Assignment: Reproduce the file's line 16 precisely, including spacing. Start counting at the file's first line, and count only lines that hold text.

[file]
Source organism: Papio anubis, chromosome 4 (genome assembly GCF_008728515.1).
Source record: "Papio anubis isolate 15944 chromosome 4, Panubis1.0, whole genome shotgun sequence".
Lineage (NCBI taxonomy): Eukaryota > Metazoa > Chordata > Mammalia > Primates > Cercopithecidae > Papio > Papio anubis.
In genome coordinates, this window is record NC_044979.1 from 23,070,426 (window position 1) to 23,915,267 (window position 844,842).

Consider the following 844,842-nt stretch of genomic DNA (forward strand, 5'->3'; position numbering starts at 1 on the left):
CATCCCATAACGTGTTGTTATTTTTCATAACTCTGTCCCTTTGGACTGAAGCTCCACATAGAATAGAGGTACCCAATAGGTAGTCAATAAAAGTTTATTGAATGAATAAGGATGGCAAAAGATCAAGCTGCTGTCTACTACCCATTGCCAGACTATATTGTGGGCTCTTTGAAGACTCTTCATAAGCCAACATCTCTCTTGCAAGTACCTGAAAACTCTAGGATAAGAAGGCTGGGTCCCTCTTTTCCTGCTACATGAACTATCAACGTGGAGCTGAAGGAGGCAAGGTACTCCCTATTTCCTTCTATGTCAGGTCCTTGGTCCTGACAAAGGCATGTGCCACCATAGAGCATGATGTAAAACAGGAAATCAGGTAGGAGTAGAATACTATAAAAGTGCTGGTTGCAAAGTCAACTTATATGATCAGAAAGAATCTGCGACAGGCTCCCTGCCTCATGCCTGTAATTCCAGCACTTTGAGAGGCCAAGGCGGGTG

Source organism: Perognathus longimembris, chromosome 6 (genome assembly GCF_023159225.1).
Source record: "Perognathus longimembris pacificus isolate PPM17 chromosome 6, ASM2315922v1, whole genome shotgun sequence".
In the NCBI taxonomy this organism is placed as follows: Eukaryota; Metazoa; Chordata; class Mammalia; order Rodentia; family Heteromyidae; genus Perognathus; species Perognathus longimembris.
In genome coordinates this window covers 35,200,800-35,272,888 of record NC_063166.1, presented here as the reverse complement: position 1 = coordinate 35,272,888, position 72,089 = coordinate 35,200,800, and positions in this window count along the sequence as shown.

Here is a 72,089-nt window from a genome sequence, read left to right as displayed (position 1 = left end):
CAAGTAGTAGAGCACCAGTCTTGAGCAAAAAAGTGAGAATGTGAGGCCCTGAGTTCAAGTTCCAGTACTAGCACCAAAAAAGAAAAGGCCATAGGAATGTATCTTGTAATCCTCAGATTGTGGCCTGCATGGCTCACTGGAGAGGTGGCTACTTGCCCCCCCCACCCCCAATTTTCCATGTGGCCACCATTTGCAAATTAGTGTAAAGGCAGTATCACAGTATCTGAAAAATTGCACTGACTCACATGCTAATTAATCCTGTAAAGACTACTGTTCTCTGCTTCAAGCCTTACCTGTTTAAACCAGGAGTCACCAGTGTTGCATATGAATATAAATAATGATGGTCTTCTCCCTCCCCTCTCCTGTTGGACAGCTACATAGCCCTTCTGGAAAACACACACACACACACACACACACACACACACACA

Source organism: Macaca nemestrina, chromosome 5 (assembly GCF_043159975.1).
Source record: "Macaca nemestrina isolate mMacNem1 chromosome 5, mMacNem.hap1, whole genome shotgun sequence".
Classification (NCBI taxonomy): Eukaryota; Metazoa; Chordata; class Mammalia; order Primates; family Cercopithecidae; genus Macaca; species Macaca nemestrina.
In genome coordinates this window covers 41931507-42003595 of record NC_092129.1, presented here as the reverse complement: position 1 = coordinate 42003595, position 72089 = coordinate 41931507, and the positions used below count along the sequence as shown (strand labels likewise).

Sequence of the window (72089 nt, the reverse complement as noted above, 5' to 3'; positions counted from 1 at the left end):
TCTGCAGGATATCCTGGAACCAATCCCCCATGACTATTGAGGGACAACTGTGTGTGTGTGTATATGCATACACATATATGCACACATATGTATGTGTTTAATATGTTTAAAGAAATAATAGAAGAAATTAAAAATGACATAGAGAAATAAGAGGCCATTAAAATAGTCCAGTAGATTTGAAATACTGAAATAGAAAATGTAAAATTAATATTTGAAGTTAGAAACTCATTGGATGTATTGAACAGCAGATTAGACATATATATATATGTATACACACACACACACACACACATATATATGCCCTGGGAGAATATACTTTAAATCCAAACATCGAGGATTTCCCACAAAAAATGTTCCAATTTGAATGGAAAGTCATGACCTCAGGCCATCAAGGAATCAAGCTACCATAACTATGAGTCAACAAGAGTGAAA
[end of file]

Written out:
In genome coordinates this window covers 41931507-42003595 of record NC_092129.1, presented here as the reverse complement: position 1 = coordinate 42003595, position 72089 = coordinate 41931507, and the positions used below count along the sequence as shown (strand labels likewise).